As you continue north, I like to check out Seal Rock State Recreation Site. There are scenic overlooks and the beach can be quite interesting especially at low tide. I would save a majority of my time on this leg of your journey for the natural areas near Newport. The Yaquina Bay State Recreation Site offer good views of the beautiful Yaquina Bay Bridge and Oregon’s only wooden lighthouse. Just north of town is the Yaquina Head Outstanding Natural Area, great for scenic photography including a pretty lighthouse and marine life and bird watching. If you can plan your visit for low tide, a stairway leads to another of Oregon’s Marine Gardens, a great place to photograph purple sea urchins. Just north of Newport is the Devils Punchbowl State Natural Area, another must stop. You’ll also want to check out the view from the Cape Foulweather lookout.
If you have time, follow the Three Capes Scenic Route turning off at Pacific City for views of Cape Kiwanda and Cape Lookout, though the easiest stop for lots of scenic opportunity is Cape Meares with its lighthouse. For the rest of the North Oregon Coast, I would reserve most of my time for the area near Cannon Beach. There’s an amazing viewpoint as you travel north of Manzanita and the highway climbs the edge of Neahkahnie Mountain. Potential stops as you continue include Short Sand Beach, a short walk away in Oswald West State Park and Hug Point – a must stop if its low tide where a picturesque waterfall flows onto the beach just around the point north of the parking area. Cannon Beach itself is home to Haystack Rock, great for tidepools or for framing as a foreground at sunset, along with the rocky spires known as The Needles nearby. Watch the grassy flanks of Haystack Rock for Tufted Puffins. It’s one of the best places to see the colorful birds in the Northwest. Ecola State Park would be my other don’t miss stop. The main viewpoint is fabulous and the Indian Beach area is also amazing.
Lastly, you probably won’t want to miss photographing the remains of the 1906 shipwreck Peter Iredale in Fort Steven State Park as you approach Astoria.
Fun question! There are a few places in the Willamette Valley that are known as being great for rockhounding.
The areas surrounding the South Santiam River, the Calapooia River, and Quartzville creek (all of these are about an hour southeast of Salem) are popular with rockhounders and folks who pan for gold as well. Also, check out this website and this BLM brochure for the Quartzville Mining Corridor.
Another fun place for rock-lovers is called Holleywood Ranch. It’s located in the hills outside of Sweet Home (again, southeast of Salem, near to the other locations I’m mentioning). It is a piece of private land that happens to have huge deposits of petrified wood and rocks. They’ve opened it up to the public for folks who want to come pay a small fee and dig for their own petrified wood. It’s a fascinating place!
For more information, the Bureau of Land Management provides great resources on rockhounding in Oregon and might be able to help you track down more locations.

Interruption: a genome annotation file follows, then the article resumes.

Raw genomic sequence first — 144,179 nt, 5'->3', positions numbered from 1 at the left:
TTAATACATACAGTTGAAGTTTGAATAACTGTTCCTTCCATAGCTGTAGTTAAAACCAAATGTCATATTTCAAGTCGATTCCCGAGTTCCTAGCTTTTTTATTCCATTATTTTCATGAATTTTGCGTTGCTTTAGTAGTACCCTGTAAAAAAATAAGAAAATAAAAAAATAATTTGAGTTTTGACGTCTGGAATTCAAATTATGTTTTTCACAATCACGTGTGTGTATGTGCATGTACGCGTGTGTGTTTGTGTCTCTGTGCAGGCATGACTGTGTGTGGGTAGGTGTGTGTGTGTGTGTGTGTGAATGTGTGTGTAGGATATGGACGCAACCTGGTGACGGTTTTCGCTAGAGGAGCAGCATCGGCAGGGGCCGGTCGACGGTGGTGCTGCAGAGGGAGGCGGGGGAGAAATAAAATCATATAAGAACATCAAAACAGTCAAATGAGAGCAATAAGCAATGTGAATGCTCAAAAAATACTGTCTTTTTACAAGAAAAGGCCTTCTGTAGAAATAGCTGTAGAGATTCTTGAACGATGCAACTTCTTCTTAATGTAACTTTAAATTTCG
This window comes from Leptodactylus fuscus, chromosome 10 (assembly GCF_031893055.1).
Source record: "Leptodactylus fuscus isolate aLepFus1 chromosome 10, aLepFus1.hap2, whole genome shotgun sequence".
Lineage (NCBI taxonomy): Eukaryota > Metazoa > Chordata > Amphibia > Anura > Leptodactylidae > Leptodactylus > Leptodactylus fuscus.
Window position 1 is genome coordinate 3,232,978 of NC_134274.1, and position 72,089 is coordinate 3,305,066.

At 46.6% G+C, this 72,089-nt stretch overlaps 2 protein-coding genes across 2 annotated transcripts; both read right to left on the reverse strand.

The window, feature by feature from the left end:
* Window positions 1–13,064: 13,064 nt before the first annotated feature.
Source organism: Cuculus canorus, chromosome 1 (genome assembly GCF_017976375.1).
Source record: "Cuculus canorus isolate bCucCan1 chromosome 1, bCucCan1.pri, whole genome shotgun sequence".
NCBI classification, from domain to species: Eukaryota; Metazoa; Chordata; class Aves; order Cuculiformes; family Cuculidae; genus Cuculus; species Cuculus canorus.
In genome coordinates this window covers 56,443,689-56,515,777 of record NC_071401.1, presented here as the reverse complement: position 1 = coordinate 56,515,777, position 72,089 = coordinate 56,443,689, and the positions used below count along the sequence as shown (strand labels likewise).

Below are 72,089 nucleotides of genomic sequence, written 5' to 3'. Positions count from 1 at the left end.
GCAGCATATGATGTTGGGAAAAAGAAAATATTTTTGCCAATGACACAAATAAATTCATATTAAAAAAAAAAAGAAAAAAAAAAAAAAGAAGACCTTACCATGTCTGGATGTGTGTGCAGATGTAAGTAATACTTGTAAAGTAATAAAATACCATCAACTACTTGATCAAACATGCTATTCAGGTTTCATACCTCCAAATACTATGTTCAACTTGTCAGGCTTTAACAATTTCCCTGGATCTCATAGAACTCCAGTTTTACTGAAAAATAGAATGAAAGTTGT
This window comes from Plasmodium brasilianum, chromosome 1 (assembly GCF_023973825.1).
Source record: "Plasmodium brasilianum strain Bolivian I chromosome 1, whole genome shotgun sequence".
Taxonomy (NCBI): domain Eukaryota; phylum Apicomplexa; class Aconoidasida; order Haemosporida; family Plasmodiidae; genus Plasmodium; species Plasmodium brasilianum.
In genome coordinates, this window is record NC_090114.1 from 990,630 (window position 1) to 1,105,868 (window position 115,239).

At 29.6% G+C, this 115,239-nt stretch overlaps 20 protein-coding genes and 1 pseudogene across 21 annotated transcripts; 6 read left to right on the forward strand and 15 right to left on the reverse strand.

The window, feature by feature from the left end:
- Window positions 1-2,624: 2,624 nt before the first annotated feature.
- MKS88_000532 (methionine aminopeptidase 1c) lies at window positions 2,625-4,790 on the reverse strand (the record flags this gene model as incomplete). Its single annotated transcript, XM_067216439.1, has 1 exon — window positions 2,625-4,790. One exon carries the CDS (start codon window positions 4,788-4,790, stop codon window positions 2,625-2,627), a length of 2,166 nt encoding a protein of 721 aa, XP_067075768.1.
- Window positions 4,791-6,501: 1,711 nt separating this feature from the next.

Ten days is the perfect amount of time to have the greatest vacation, ever.
If you’re starting in Portland, I’d recommend taking a day to check out the city. It sounds like you and I like all of the same things, so I’m going to give you a hot and fast list of what I would do.
Day 1: Portland
Day 2-3: Skydiving, then the Oregon Coast
Day 4: More Coast
Just under two hours driving, if you head south on the 101 toward Florence, you’ll find plenty, and I mean PLENTY, of things to keep you occupied. From lighthouses to more paragliding outfitters and surf shops, to Cape Perpetua and the Hobbit Trail to Seal Rock and the Newport Historic Bay District, this drive won’t disappoint. I’d recommend finding a crab shack somewhere along the way to feast more than just your eyes. Yum!
One of my favorite places to camp on the Coast is Honeyman State Park just South of Florence, OR.
Day 5: Southern Oregon
Get some coffee. You might need it by now.
From Florence, I’d head South down the Coast toward Reedsport and then start heading SE toward Roseburg. This little town (Roseburg) is adorable. It’s a great place to check out and a good place to stop for lunch before you continue heading East toward Crater Lake National Park. You’ll drive through Umpqua National Park to get there, which is phenomenal in itself, but also has one of the most beautiful hot springs in the entire state (in my opinion), the Umpqua Hot Springs. From here, you can head south toward Crater Lake, passing Mt. Thielsen and Diamond Lake.
…Honestly, I’d probably check out Diamond Lake first. And, if you’re feeling salty, the hike to the top of Thielsen isn’t bad. It’s long but even if you don’t make it to the top, the views are unbeatable and the air is crisp enough to get you recharged from all the driving.
Day 6: Crater Lake National Park
Okay. This place. Woofta. It’s hard for me to explain in words just how amazing this place is. I actually started crying the first time I saw it. I don’t know why. I don’t know how. I just don’t know. It was beautiful. It was insanely blue. It was huge. And now I tell everyone I can to go visit it and explore the trails and fire lookouts and cliff jumping and camping this place has to offer because I think it seriously changed me. I think I’m going back this weekend.
Day 7: Maybe stay in Crater Lake another night?
Day 8: Drive North toward Bend.